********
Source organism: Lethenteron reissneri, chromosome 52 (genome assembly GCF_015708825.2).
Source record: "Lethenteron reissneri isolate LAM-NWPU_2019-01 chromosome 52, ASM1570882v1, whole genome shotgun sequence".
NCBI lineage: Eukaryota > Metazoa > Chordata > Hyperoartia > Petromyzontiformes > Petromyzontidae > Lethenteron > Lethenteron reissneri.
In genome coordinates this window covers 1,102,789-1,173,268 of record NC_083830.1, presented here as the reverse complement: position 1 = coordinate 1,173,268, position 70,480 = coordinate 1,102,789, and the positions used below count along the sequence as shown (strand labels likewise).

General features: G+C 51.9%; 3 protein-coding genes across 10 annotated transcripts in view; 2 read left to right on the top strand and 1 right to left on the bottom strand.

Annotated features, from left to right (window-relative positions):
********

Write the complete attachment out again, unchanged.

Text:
Source organism: Lethenteron reissneri, chromosome 52 (genome assembly GCF_015708825.2).
Source record: "Lethenteron reissneri isolate LAM-NWPU_2019-01 chromosome 52, ASM1570882v1, whole genome shotgun sequence".
NCBI lineage: Eukaryota > Metazoa > Chordata > Hyperoartia > Petromyzontiformes > Petromyzontidae > Lethenteron > Lethenteron reissneri.
In genome coordinates this window covers 1,102,789-1,173,268 of record NC_083830.1, presented here as the reverse complement: position 1 = coordinate 1,173,268, position 70,480 = coordinate 1,102,789, and the positions used below count along the sequence as shown (strand labels likewise).

General features: G+C 51.9%; 3 protein-coding genes across 10 annotated transcripts in view; 2 read left to right on the top strand and 1 right to left on the bottom strand.

Annotated features, from left to right (window-relative positions):